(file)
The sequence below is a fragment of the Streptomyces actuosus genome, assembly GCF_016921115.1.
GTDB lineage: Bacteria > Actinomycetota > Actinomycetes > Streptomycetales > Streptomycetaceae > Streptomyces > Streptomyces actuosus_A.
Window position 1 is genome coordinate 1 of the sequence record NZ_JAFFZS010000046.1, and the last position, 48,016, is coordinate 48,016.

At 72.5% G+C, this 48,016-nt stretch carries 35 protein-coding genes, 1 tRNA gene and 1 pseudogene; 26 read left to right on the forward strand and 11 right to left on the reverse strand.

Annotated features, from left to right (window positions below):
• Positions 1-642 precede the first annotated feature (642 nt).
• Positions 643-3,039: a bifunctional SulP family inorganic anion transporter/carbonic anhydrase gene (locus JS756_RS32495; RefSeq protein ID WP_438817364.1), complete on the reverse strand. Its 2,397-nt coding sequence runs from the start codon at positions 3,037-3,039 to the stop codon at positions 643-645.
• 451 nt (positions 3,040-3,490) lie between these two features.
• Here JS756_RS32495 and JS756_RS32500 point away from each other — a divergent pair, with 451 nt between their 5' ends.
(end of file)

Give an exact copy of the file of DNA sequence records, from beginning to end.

The sequence below is a fragment of the Streptomyces actuosus genome, assembly GCF_016921115.1.
GTDB lineage: Bacteria > Actinomycetota > Actinomycetes > Streptomycetales > Streptomycetaceae > Streptomyces > Streptomyces actuosus_A.
Window position 1 is genome coordinate 1 of the sequence record NZ_JAFFZS010000046.1, and the last position, 48,016, is coordinate 48,016.

At 72.5% G+C, this 48,016-nt stretch carries 35 protein-coding genes, 1 tRNA gene and 1 pseudogene; 26 read left to right on the forward strand and 11 right to left on the reverse strand.

Annotated features, from left to right (window positions below):
• Positions 1-642 precede the first annotated feature (642 nt).
• Positions 643-3,039: a bifunctional SulP family inorganic anion transporter/carbonic anhydrase gene (locus JS756_RS32495; RefSeq protein ID WP_438817364.1), complete on the reverse strand. Its 2,397-nt coding sequence runs from the start codon at positions 3,037-3,039 to the stop codon at positions 643-645.
• 451 nt (positions 3,040-3,490) lie between these two features.
• Here JS756_RS32495 and JS756_RS32500 point away from each other — a divergent pair, with 451 nt between their 5' ends.